When you step into a kayak, push off into a canal or a river, and take those first few paddle strokes, nature surrounds you at every level. It’s easy to understand why people are getting hooked on paddle sports.
Paddling and exploring the water bring people and nature together for a mixed blend of relaxation and good physical fun. There are so many reasons propelling around the water is an attractive diversion from today’s fast-paced world. It brings families and friends together, connects people to nature, and most importantly, it promotes exercise, good health, and wellness. Paddling is an activity that almost everyone can participate in—young and old, novice and experienced, and people with mobility limitations.
Kayaking has also become increasingly popular for paddlers with more serious physical disabilities, like amputees and those with paralysis. It offers rehabilitation, exercise, and socialization, and is proven to improve one’s mind, body, and spirit. Most importantly, kayaking gives adaptive paddlers an opportunity to be out on the water like everyone else. They describe the freedom of leaving their wheelchairs and transitioning into a kayak as “liberating.” This can only occur when kayak launches and water access points are designed and engineered from inception for universal access. Adaptive kayak launches include specific features that are often overlooked or not designed to the necessary extent.
The popularity of paddlesports like kayaking is on the rise
According to a report published by the Statista Research Department, nearly 18.6 million U.S. Americans went kayaking at least once in 2021, demonstrating an increase in the popularity of paddlesports. In the period of 2010–2021, kayaking participation in the United States grew by 87.3 percent. Kayaking, canoeing, and all paddlesports, are truly inclusive recreational activities when kayak launches and their accommodations (gangway, chute, boarding bench, hand straps, and grab bars) are included in the design plans.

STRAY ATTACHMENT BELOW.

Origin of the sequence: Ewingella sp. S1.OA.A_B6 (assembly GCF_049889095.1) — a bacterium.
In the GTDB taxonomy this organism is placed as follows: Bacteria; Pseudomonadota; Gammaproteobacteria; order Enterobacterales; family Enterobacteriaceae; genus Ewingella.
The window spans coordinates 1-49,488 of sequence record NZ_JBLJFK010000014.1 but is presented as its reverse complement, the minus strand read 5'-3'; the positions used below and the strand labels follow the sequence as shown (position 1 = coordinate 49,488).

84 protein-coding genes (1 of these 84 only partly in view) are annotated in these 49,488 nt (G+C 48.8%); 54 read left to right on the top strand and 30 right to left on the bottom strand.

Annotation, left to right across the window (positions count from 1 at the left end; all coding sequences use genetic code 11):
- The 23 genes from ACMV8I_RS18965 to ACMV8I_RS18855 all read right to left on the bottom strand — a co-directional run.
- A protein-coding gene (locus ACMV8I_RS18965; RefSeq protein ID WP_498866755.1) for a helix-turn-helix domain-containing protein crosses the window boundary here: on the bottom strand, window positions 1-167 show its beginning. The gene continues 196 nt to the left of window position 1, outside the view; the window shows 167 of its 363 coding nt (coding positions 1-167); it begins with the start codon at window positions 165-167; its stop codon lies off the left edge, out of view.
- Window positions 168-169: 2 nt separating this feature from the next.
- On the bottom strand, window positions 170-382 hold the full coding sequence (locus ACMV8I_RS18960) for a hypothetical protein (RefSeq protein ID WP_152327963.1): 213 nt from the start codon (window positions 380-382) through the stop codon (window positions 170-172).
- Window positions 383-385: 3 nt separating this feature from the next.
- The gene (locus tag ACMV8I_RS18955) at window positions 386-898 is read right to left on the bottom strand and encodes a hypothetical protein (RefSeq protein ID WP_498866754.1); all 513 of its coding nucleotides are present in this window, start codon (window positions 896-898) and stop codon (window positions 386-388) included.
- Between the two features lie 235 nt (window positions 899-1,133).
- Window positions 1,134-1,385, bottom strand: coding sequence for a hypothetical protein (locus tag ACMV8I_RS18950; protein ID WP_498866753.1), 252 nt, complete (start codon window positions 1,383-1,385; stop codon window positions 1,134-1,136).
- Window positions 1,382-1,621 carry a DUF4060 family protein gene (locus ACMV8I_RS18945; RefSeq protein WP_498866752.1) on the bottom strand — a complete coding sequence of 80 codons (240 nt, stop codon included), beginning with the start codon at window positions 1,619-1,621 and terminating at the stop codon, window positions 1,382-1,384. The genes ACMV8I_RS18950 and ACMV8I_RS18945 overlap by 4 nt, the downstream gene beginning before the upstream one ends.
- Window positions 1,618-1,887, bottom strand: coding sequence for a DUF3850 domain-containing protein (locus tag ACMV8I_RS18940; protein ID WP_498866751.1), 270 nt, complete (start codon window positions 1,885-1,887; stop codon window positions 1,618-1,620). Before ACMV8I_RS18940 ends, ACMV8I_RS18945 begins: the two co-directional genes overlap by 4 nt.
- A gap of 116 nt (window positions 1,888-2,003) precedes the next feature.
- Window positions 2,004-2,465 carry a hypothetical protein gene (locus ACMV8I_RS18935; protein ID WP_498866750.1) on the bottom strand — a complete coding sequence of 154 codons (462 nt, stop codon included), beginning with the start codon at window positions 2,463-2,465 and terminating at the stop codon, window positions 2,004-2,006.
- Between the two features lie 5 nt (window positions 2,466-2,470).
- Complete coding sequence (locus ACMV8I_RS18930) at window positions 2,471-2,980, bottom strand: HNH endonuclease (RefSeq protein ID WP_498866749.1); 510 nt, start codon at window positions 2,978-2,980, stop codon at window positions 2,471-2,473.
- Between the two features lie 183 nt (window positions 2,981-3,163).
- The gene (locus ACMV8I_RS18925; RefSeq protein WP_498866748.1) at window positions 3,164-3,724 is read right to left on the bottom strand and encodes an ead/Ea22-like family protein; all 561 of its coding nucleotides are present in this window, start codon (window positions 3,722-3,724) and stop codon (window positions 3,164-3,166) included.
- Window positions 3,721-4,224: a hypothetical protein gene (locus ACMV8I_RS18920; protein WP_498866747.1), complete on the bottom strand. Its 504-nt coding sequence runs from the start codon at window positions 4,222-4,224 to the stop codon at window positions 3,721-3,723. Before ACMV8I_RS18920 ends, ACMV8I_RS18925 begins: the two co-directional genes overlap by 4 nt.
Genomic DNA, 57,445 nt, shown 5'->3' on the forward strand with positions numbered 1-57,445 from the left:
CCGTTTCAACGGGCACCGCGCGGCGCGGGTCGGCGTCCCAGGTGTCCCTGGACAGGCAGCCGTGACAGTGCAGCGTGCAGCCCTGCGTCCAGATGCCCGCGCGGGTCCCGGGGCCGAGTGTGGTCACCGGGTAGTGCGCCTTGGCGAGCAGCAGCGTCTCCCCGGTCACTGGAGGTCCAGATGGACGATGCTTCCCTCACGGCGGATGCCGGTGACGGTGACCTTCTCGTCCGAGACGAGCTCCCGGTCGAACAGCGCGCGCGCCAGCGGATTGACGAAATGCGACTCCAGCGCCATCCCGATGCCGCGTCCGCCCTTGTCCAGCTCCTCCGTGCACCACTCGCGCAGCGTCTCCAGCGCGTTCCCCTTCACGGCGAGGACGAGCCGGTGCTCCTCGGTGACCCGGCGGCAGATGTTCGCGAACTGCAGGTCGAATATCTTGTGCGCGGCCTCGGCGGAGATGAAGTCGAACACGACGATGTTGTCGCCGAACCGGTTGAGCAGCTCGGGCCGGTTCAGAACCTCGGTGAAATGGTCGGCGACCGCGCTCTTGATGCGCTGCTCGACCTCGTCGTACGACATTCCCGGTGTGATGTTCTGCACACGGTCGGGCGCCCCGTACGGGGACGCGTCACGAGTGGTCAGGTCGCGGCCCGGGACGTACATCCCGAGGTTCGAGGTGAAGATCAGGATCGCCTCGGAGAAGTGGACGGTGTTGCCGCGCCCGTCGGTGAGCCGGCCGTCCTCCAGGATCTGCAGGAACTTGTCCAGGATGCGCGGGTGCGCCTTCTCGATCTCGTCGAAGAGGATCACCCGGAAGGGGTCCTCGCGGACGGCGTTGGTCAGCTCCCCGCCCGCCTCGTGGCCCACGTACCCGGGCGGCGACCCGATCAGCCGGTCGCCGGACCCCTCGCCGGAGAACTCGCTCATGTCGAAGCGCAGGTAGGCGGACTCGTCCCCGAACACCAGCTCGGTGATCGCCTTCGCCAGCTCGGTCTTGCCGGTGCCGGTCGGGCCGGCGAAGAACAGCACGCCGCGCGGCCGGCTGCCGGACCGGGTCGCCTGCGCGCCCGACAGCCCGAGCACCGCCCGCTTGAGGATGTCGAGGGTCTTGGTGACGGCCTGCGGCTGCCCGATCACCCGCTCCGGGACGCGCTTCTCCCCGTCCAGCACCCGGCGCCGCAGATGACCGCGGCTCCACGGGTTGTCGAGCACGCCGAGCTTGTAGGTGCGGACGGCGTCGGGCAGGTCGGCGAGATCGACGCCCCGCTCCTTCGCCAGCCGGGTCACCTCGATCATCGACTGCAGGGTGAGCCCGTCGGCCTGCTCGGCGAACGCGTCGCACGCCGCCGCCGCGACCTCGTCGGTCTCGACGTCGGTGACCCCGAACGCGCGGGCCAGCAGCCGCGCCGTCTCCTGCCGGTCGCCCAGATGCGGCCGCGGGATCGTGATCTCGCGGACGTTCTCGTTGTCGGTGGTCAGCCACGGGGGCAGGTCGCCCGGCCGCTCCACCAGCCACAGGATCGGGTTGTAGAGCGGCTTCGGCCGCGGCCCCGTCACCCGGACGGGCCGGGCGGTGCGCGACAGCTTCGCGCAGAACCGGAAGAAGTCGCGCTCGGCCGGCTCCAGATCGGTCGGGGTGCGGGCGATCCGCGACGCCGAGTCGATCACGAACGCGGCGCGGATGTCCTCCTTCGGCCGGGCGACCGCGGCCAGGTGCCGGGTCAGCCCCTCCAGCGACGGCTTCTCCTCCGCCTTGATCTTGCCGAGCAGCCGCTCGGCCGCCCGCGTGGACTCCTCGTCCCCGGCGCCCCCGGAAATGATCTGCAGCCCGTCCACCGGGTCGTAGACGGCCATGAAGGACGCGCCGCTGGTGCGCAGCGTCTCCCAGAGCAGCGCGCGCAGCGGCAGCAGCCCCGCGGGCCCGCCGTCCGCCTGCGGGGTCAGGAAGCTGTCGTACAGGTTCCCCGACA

Water access points need accessibility and additional adaptive features
When civil engineers design neighborhoods and street crossings, curb ramps are now automatically included. However, before January 1992 when the Americans with Disabilities Act was passed, they were not. Curb ramps are now required anywhere a sidewalk or other pedestrian walkway crosses over a curb. Prior to 1992, it was difficult or impossible for a person using a wheelchair, walker, or other mobility device, to cross a street safely or with ease due to raised sidewalks. It was also dangerous. Before curb ramps, individuals were forced to make the difficult decision to stay home or risk personal safety by using their wheelchairs or walkers to travel alongside cars and other vehicles on the street; an unfortunate choice for people with disabilities to make. The same holds true for water access at recreational sites today. Those planning water access points should ensure truly accessible launches are designed from the start. While there has been a steady increase in ADA accessibility at public parks and recreational facilities, water access points need additional attention to ensure they are planned beyond minimum ADA standards. This is the only way to make certain they will be inclusive to all.